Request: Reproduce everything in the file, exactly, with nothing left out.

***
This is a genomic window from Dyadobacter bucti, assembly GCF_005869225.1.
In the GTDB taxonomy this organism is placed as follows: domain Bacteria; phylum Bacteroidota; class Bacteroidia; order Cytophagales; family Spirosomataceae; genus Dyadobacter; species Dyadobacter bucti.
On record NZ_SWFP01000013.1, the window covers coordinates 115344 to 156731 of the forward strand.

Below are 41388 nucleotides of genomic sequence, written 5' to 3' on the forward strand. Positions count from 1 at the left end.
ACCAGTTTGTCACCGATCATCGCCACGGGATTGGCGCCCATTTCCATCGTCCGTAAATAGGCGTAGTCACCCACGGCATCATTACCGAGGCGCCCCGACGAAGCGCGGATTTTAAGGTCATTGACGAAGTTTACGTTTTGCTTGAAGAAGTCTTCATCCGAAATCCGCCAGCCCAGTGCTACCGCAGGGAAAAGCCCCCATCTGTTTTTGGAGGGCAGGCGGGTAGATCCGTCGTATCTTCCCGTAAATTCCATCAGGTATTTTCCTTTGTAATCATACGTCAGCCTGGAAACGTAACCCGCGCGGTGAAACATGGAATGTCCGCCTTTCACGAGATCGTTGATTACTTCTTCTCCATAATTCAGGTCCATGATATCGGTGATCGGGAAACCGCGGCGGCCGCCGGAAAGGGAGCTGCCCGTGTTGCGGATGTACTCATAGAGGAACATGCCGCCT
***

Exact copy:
This is a genomic window from Dyadobacter bucti, assembly GCF_005869225.1.
In the GTDB taxonomy this organism is placed as follows: domain Bacteria; phylum Bacteroidota; class Bacteroidia; order Cytophagales; family Spirosomataceae; genus Dyadobacter; species Dyadobacter bucti.
On record NZ_SWFP01000013.1, the window covers coordinates 115344 to 156731 of the forward strand.

Below are 41388 nucleotides of genomic sequence, written 5' to 3' on the forward strand. Positions count from 1 at the left end.
ACCAGTTTGTCACCGATCATCGCCACGGGATTGGCGCCCATTTCCATCGTCCGTAAATAGGCGTAGTCACCCACGGCATCATTACCGAGGCGCCCCGACGAAGCGCGGATTTTAAGGTCATTGACGAAGTTTACGTTTTGCTTGAAGAAGTCTTCATCCGAAATCCGCCAGCCCAGTGCTACCGCAGGGAAAAGCCCCCATCTGTTTTTGGAGGGCAGGCGGGTAGATCCGTCGTATCTTCCCGTAAATTCCATCAGGTATTTTCCTTTGTAATCATACGTCAGCCTGGAAACGTAACCCGCGCGGTGAAACATGGAATGTCCGCCTTTCACGAGATCGTTGATTACTTCTTCTCCATAATTCAGGTCCATGATATCGGTGATCGGGAAACCGCGGCGGCCGCCGGAAAGGGAGCTGCCCGTGTTGCGGATGTACTCATAGAGGAACATGCCGCCT